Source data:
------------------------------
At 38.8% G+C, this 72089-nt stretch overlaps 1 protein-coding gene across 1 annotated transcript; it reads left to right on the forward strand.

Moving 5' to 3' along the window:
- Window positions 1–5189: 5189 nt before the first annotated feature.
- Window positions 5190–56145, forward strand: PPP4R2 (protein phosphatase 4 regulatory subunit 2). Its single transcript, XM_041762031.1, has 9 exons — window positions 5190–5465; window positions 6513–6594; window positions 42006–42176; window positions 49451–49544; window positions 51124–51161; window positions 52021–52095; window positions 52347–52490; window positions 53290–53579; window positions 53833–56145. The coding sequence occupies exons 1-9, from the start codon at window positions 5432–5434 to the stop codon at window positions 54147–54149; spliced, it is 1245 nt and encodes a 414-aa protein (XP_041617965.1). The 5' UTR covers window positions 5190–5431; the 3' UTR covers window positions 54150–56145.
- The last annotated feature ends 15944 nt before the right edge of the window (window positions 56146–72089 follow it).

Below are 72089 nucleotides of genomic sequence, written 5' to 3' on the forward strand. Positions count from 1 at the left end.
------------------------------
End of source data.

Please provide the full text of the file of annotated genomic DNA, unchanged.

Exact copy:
At 38.8% G+C, this 72089-nt stretch overlaps 1 protein-coding gene across 1 annotated transcript; it reads left to right on the forward strand.

Moving 5' to 3' along the window:
- Window positions 1–5189: 5189 nt before the first annotated feature.
- Window positions 5190–56145, forward strand: PPP4R2 (protein phosphatase 4 regulatory subunit 2). Its single transcript, XM_041762031.1, has 9 exons — window positions 5190–5465; window positions 6513–6594; window positions 42006–42176; window positions 49451–49544; window positions 51124–51161; window positions 52021–52095; window positions 52347–52490; window positions 53290–53579; window positions 53833–56145. The coding sequence occupies exons 1-9, from the start codon at window positions 5432–5434 to the stop codon at window positions 54147–54149; spliced, it is 1245 nt and encodes a 414-aa protein (XP_041617965.1). The 5' UTR covers window positions 5190–5431; the 3' UTR covers window positions 54150–56145.
- The last annotated feature ends 15944 nt before the right edge of the window (window positions 56146–72089 follow it).

Below are 72089 nucleotides of genomic sequence, written 5' to 3' on the forward strand. Positions count from 1 at the left end.